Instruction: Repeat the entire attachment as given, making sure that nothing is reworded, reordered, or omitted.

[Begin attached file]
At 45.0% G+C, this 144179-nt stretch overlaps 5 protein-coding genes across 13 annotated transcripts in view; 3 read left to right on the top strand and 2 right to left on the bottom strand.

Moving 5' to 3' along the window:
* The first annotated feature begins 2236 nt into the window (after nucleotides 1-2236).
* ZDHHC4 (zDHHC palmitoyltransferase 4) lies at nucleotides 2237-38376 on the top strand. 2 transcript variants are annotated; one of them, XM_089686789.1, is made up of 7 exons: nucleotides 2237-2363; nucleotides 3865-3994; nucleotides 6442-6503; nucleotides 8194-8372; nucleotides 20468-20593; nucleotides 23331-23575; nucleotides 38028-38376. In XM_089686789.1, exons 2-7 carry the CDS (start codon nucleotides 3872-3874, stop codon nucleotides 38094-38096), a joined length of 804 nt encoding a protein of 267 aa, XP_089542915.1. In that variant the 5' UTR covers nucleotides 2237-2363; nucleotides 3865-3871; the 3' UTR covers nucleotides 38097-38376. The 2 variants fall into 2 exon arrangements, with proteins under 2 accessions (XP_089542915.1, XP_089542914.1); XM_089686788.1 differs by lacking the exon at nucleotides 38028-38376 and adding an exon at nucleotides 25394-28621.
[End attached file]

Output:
At 45.0% G+C, this 144179-nt stretch overlaps 5 protein-coding genes across 13 annotated transcripts in view; 3 read left to right on the top strand and 2 right to left on the bottom strand.

Moving 5' to 3' along the window:
* The first annotated feature begins 2236 nt into the window (after nucleotides 1-2236).
* ZDHHC4 (zDHHC palmitoyltransferase 4) lies at nucleotides 2237-38376 on the top strand. 2 transcript variants are annotated; one of them, XM_089686789.1, is made up of 7 exons: nucleotides 2237-2363; nucleotides 3865-3994; nucleotides 6442-6503; nucleotides 8194-8372; nucleotides 20468-20593; nucleotides 23331-23575; nucleotides 38028-38376. In XM_089686789.1, exons 2-7 carry the CDS (start codon nucleotides 3872-3874, stop codon nucleotides 38094-38096), a joined length of 804 nt encoding a protein of 267 aa, XP_089542915.1. In that variant the 5' UTR covers nucleotides 2237-2363; nucleotides 3865-3871; the 3' UTR covers nucleotides 38097-38376. The 2 variants fall into 2 exon arrangements, with proteins under 2 accessions (XP_089542915.1, XP_089542914.1); XM_089686788.1 differs by lacking the exon at nucleotides 38028-38376 and adding an exon at nucleotides 25394-28621.